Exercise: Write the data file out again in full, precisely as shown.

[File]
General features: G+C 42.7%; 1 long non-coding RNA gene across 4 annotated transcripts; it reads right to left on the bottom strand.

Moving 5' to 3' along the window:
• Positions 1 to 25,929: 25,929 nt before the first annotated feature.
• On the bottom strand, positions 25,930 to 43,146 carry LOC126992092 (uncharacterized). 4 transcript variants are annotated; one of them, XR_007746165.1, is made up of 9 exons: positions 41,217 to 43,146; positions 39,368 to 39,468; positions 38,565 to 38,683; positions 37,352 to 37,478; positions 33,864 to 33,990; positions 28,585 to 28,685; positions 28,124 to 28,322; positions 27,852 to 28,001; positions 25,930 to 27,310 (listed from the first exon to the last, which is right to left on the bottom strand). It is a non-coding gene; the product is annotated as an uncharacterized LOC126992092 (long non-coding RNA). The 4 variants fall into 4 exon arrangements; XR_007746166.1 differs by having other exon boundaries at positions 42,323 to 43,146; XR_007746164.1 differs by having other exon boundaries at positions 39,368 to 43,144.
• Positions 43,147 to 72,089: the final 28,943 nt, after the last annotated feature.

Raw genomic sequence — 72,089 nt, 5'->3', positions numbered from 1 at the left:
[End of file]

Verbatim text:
General features: G+C 42.7%; 1 long non-coding RNA gene across 4 annotated transcripts; it reads right to left on the bottom strand.

Moving 5' to 3' along the window:
• Positions 1 to 25,929: 25,929 nt before the first annotated feature.
• On the bottom strand, positions 25,930 to 43,146 carry LOC126992092 (uncharacterized). 4 transcript variants are annotated; one of them, XR_007746165.1, is made up of 9 exons: positions 41,217 to 43,146; positions 39,368 to 39,468; positions 38,565 to 38,683; positions 37,352 to 37,478; positions 33,864 to 33,990; positions 28,585 to 28,685; positions 28,124 to 28,322; positions 27,852 to 28,001; positions 25,930 to 27,310 (listed from the first exon to the last, which is right to left on the bottom strand). It is a non-coding gene; the product is annotated as an uncharacterized LOC126992092 (long non-coding RNA). The 4 variants fall into 4 exon arrangements; XR_007746166.1 differs by having other exon boundaries at positions 42,323 to 43,146; XR_007746164.1 differs by having other exon boundaries at positions 39,368 to 43,144.
• Positions 43,147 to 72,089: the final 28,943 nt, after the last annotated feature.

Raw genomic sequence — 72,089 nt, 5'->3', positions numbered from 1 at the left: